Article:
National Salt Awareness Week 2014 (10th – 16th March) is centred around the need for more consistent front of pack nutritional labelling - something that CASH has long been pushing for, and the launch of the SaltSwitch App. The attention will be focussed on the need for better labelling; congratulating those who have signed up to the Department of Health’s new front of pack labelling scheme, and encouraging others to follow suit.
Search iTunes and Google Play for ‘FoodSwitch’ or follow the links:
iTunes - https://itunes.apple.com/gb/app/foodswitch-uk/id804442303?mt=8
Google Play – https://play.google.com/store/apps/details?id=uk.co.bupa.foodswitch&hl=en_GB
FoodSwitch is available as a free, UK-only download from iTunes and Google Play. FoodSwitch is compatible with Apple mobile devices that have a camera with auto-focus running iOS 5.0 or later, and Android phones running versions 2.3.x, or 4.0.x
Apple, iPhone and iTunes are trademarks of Apple Inc., registered in the U.S. and other countries.
Notes to Editor
Go to Welcome to Consensus Action on Salt and Health website for more information or contact:
● CASH - Katharine Jenner on: 020 7882 6018 or 07740 553298, email@example.com
● CASH – Sonia Pombo on: 02078825941 or 07951905449, firstname.lastname@example.org
● CASH - Professor Graham MacGregor on: 07946 405617, email@example.com
● National PR - Jessica Filbey or Kate Licnachan on: 0207 242 2844 / 07967215644 firstname.lastname@example.org or Katel@taste-pr.com
Ref 1 – About SaltSwitch
SaltSwitch provides nutritional information of products and suggested alternatives that are lower in salt. Salt is calculated from sodium (2.5) and is rounded to 1 decimal place.
Nutritional information has been collected for nearly 90,000 products, which we estimate represents over half of all UK grocery. We strongly encourage users to crowd source their favourite products using the App, and also to let us know if product data is different to that displayed, or the swaps are not helpful, via the feedback function. These changes will then appear in future updates to the App.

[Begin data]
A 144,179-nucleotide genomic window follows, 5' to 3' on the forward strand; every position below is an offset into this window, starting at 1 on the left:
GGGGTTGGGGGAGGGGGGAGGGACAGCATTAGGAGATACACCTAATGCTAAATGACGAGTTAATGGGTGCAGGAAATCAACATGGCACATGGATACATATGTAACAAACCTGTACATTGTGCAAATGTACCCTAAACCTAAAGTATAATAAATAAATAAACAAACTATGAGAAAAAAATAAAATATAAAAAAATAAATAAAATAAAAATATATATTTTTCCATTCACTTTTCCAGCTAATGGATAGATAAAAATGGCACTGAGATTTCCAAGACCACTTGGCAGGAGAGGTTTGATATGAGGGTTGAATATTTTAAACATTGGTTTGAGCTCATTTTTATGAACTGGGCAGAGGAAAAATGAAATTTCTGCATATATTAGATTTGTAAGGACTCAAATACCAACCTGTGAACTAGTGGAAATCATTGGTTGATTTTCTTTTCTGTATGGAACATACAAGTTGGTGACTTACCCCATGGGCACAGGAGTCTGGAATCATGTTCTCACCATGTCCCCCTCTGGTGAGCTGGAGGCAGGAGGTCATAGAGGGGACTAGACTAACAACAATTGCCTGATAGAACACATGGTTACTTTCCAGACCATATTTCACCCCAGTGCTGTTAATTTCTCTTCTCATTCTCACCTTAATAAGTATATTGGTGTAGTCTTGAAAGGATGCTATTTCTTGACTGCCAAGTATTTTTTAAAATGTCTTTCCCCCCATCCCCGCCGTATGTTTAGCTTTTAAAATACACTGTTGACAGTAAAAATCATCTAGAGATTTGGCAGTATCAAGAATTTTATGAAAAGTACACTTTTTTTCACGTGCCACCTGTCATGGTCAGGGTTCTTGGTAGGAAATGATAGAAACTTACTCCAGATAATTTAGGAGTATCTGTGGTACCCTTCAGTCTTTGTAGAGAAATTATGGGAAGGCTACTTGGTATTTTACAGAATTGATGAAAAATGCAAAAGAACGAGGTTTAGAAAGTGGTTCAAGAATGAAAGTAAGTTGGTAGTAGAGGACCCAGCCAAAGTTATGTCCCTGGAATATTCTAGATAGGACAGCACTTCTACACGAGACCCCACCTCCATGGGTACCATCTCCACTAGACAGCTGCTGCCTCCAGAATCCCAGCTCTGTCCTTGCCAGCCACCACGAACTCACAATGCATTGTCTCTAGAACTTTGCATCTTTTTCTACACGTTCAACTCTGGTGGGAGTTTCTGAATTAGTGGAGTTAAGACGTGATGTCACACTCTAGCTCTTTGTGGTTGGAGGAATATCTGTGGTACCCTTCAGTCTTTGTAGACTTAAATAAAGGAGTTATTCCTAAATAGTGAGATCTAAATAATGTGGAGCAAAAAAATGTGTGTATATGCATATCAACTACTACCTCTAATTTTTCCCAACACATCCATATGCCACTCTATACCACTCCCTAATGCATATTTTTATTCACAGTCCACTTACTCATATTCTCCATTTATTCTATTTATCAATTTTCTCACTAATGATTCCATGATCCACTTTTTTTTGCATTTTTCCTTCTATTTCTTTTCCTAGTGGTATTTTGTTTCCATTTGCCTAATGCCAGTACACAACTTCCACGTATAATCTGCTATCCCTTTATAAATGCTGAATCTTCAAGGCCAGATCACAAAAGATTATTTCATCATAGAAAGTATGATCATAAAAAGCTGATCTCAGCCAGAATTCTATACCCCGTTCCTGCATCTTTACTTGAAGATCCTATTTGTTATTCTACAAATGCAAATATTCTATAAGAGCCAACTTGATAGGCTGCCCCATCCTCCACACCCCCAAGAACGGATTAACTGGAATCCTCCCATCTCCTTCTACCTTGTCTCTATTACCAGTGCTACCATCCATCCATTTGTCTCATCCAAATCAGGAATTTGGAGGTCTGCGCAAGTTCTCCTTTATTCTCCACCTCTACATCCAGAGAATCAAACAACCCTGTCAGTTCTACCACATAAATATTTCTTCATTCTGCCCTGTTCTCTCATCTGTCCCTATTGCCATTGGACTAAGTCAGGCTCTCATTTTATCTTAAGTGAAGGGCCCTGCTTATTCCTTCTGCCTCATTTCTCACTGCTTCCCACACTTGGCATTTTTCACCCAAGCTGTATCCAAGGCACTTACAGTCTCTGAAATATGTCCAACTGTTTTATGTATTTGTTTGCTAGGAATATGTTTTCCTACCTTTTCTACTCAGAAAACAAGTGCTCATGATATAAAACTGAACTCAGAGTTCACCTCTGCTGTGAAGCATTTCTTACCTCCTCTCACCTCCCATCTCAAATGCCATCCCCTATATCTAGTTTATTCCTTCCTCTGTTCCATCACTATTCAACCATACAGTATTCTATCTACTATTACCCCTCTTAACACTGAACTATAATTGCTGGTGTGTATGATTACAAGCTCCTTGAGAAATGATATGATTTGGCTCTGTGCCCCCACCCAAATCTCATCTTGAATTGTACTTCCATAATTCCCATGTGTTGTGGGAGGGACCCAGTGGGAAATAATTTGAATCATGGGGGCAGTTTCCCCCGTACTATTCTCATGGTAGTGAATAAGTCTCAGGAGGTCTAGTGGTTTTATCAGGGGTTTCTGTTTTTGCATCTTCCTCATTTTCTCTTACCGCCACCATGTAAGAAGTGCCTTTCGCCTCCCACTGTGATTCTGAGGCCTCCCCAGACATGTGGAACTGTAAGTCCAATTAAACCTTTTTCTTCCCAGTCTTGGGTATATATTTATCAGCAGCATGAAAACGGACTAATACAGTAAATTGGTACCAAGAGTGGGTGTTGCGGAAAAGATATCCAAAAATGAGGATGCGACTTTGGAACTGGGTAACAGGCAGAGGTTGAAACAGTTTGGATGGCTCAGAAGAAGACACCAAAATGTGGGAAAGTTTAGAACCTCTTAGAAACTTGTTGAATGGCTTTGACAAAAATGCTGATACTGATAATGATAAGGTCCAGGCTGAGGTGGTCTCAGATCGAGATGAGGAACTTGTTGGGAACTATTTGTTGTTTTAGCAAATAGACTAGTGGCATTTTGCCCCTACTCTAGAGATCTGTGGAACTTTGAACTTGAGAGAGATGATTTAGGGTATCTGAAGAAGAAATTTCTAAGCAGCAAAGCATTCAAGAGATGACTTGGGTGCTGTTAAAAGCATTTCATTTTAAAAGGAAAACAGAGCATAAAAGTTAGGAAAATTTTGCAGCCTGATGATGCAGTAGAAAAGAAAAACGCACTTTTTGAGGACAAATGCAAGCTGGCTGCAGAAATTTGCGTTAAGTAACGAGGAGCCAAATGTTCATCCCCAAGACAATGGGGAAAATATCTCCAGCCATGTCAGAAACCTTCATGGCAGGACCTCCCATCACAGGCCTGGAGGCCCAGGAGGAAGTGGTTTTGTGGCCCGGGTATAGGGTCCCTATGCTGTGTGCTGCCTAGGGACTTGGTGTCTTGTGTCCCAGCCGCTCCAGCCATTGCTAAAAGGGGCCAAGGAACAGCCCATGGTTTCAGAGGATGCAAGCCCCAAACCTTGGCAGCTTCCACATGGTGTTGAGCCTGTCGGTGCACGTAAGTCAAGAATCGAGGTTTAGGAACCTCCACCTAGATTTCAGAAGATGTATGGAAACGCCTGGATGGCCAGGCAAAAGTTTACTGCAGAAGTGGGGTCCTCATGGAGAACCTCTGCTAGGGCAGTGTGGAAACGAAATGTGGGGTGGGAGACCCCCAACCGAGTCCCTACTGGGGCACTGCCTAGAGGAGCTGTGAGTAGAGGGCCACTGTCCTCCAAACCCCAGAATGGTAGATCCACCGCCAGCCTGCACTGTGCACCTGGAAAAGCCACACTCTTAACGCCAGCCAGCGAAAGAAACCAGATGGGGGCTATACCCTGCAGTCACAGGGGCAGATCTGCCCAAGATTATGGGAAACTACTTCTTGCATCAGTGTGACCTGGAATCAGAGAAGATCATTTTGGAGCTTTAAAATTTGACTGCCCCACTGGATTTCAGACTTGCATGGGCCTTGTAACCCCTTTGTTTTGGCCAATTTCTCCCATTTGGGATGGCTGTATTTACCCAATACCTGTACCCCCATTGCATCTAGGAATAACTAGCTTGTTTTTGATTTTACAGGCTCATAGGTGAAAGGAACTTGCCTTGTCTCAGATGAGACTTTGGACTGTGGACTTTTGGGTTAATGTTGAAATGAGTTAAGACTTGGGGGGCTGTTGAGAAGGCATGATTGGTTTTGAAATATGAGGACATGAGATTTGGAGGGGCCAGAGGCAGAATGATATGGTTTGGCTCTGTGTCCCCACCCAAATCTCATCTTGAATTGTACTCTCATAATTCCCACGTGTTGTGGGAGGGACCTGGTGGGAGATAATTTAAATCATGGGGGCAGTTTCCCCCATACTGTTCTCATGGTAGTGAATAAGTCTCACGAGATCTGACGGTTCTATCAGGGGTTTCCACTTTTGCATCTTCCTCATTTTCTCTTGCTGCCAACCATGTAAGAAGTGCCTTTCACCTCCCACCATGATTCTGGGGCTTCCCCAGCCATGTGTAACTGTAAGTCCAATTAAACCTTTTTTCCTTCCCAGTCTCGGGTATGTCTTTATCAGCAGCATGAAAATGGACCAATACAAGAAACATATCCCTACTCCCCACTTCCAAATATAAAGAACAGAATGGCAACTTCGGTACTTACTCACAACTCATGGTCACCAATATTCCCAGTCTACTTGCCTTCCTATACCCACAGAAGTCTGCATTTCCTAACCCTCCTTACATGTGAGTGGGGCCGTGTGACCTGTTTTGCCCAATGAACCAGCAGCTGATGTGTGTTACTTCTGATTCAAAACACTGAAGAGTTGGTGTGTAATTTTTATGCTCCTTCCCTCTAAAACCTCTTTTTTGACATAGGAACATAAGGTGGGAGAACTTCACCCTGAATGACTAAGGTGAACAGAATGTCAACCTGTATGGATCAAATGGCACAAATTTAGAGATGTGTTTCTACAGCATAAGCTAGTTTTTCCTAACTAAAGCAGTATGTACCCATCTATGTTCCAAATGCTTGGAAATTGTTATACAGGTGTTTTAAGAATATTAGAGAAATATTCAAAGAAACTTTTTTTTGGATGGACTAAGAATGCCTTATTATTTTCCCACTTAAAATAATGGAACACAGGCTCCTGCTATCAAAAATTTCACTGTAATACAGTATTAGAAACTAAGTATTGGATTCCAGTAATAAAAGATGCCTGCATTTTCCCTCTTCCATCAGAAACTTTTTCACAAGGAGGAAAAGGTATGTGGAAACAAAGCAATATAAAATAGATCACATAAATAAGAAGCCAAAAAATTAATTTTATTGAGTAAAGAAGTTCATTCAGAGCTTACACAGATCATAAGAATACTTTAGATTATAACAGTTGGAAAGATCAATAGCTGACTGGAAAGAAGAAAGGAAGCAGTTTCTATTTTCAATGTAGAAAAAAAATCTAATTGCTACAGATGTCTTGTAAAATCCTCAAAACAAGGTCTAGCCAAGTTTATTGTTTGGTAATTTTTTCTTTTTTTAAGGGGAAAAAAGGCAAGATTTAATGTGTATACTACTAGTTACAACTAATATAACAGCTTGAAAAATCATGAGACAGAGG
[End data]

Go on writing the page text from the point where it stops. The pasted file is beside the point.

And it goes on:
The app is free, impartial and carries no advertising.
Ref 2 –SaltSwitch was developed by the FoodSwitch UK team, which comprises leading independent nutrition researchers who include:
− Consensus Action on Salt and Health (CASH); a charity concerned with salt and its effects on health, supported by 25 expert scientific members. CASH is based at Wolfson Institute of Preventive Medicine, Barts and The London School of Medicine & Dentistry, Queen Mary, University of London, EC1M 6BQ, Charity Registration Number: 1098818
− The George Institute for Global Health; whose mission is to help improve the health of millions of people around the world. With centres in Australia, China, India, the UK and partners and programs around the world, The George Institute is ranked among the top 10 research institutions globally for scientific impact
− The British Heart Foundation Health Promotion Research Group, Nuffield Department of Population Health, University of Oxford; who conducts internationally renowned research into population approaches to disease prevention
− The Medical Research Council; Human Nutrition Research; who aim to improve health through nutrition research
The FoodSwitch UK team are supported by a further nine charities and academic institutions in the UK:
− Blood Pressure UK
− Heart UK
− Kidney Research UK
− National Obesity Forum
− National Osteoporosis Society
− Queen Mary University of London
− Stroke Association
− Sustain (Children’s Food Campaign)
− The British Dietetic Association
Ref 3 – Data from the 2011 National Diet and Nutrition Survey (NDNS) was used to assess the most commonly consumed processed foods, whereby daily food consumption was calculated using a 4 day food diary. Data was broken down into specific age groups; 18-22 year old males and females, 30-39 year old woman, and 5-11 year children.
o Data from the 4 day food diary were broken down into 68 food and drink categories (and recorded in grams).
o For each age group, the top 20 most consumed processed foods (excl. beverages, unprocessed fruits and vegetables and sweet treats) were highlighted.
o Using this information, we looked at examples of foods that people may include in their weekly shopping basket (see tables for examples). Using our database (includes nearly 90,000 products) we selected food products containing high levels of salt, and compared them to similar alternatives with lower salt.
Data downloaded from UK Data Service [accessed 29th April 2013]
Ref 4 – A standard 32.5g packet of Walkers Ready Salted Crisps contains 0.5g of salt (8.5% of the daily maximum recommendation of salt)
Ref 5 – Product data were collected using the FoodSwitch App in February 2014 and products in this release purchased and checked w/c 3rd March 2014.
Ref 6 -
Ref 7 – Colour-coded Nutrition Labelling
The ratings for red, amber and green for each nutrient are based on the Department of Health Guide to Creating a Front of Pack (FoP) Nutrition Label for Pre-packed Products Sold Through Retail Outlets:
Traffic light labels are given per 100g/ml.
Energy (calories and kilojoules) are not coloured.
Ref 8 – The Public Health Responsibility Deals 2012 Salt Reduction Pledge
Ref 9 – The Public Health Responsibility Deal Salt Reduction 2017 Pledge